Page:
"Stand here," directs Edward Killingsworth, indicating the middle of the master suite, or, as he calls it, "the magic spot."
Each 90-degree turn you make yields unobstructed sight lines: to the front, a perfectly centered bed; to the left, a glass alcove; to the right, the interior garden room; to the back, through the glass dressing room, an intimate outdoor garden. This spatial experience -- a graceful interplay and uninterrupted flow between areas -- repeats throughout the house the architect built for his family in 1961.
It would be easy to pigeonhole the Killingsworth residence as midcentury Modern, with its flat roof, wood-frame construction, walls of glass and emphasis on indoor-outdoor living. But his timeless design transcends such typecasting.
As one of the last surviving architects of the Case Study House program, Killingsworth, 86, is a quiet hero in the architectural community. His whole career he has consistently been stable, modest, thorough and relatively unknown in comparison to his Southern California contemporaries. Along with well-known figures such as Richard Neutra, Charles and Ray Eames, Pierre Koenig, Craig Ellwood and Raphael Soriano, he was one of a handful of optimistic, social-minded architects who tested unconventional concepts of plan, form and structure in residential architecture. Conceived by John Entenza, the editor of Arts and Architecture magazine, the Case Study Houses provided affordable yet progressive prototypes for living.
Emphasizing the technological innovations that defined Modern architecture, the architects implemented new industrial materials and open plans in their designs. Entenza discovered Killingsworth in 1950 when he drove past the young architect's first solo project, a 743-square-foot residence-office for his in-laws in Los Alamitos, a suburb of Long Beach. The house cost $5,500 and was one of the first post-and-beam structures in Southern California. It was direct and simple, with a smart plan that included office space fronting the public street and a private living area in the back. Impressed by the design, Entenza invited Killingsworth to participate in the program. "I owe my life to John Entenza," says Killingsworth.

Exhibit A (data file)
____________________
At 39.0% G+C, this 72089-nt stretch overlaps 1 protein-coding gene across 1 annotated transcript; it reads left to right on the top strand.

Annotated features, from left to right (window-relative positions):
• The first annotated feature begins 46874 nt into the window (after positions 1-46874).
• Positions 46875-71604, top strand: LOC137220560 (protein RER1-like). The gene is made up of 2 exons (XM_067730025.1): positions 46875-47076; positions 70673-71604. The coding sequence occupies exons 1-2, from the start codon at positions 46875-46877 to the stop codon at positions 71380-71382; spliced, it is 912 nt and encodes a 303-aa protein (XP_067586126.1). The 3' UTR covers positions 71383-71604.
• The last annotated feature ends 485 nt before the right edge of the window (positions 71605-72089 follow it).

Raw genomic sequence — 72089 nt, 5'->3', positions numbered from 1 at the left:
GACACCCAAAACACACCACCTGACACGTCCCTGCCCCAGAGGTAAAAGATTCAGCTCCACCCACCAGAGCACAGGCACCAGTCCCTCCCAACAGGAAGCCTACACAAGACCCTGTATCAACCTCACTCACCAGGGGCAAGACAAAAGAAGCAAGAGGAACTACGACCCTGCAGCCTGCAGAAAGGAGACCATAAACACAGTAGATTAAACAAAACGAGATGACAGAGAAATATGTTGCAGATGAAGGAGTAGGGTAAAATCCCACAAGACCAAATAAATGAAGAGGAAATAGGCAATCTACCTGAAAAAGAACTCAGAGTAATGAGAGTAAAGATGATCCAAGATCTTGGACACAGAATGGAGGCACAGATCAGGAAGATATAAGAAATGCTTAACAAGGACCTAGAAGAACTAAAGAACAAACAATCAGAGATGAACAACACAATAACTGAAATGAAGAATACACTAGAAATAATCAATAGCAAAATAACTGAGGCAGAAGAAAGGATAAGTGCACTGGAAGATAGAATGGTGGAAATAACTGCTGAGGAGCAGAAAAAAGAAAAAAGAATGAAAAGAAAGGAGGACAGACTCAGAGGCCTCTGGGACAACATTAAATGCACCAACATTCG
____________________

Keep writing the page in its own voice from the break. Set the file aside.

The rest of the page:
In 1953, Killingsworth made two major decisions: With two partners, he started his own architectural firm, Killingsworth, Brady & Smith, and purchased a 1-acre lot in Long Beach's exclusive Virginia Country Club area for $6,500. Killingsworth designed a master plan, but because funds were scarce he postponed construction for several years. Instead, the massive undertaking evolved, methodically, as a family project.
He graded the land and, with his wife, Laura, and his sons Greg and Kim, he planted more than 100 trees and shrubs, including massive olive, sycamore and eucalyptus trees.
For the first 10 years of his work life, Killingsworth focused on residential work in Southern California. He designed numerous award-winning and highly acclaimed Long Beach projects, among them the Opdahl House and the Frank House, Case Study House No. 25. In the early 1960s, he expanded his practice to include civic and commercial buildings. The completion of the Kahala Hilton in 1964 established him as a world-renowned hotel designer.
But with his family home, Killingsworth created a uniquely personal statement. The 3,200-square-foot residence has an open plan of beautifully proportioned, dynamic living spaces, with 12-foot-high ceilings and doors in most areas. Even with the high, expansive glass, the house feels unusually private, its street facade offering little indication of what lies within.
With only two bedrooms, two bathrooms and a study, the floor plan was -- and still is -- considered an anomaly, particularly with the large amount of land on which to build. Killingsworth designed his house for a family of four and abstained from devouring the land, providing only the square footage they considered necessary for living space. "It's a very large small house," Laura says.
The design of the boys' bedroom offered a novel way to accommodate both privacy and flow. It could be divided into two sleeping areas and a joint study area formed by sliding panels that straddle the middle space. Another radical element was the design of the bathrooms: full glass walls with unobstructed views of the outdoors.
All rooms radiate from the garden room, a space without formal barriers that acts as the central hub of the house. Its 30-foot-tall, skylighted ceilings, trellised cover, creeping vines and white-painted fireplace cast a warm and inviting aura. The room is defined by the interior brick flooring, which integrates with the brick paving in the surrounding gardens and sweeps through the kitchen.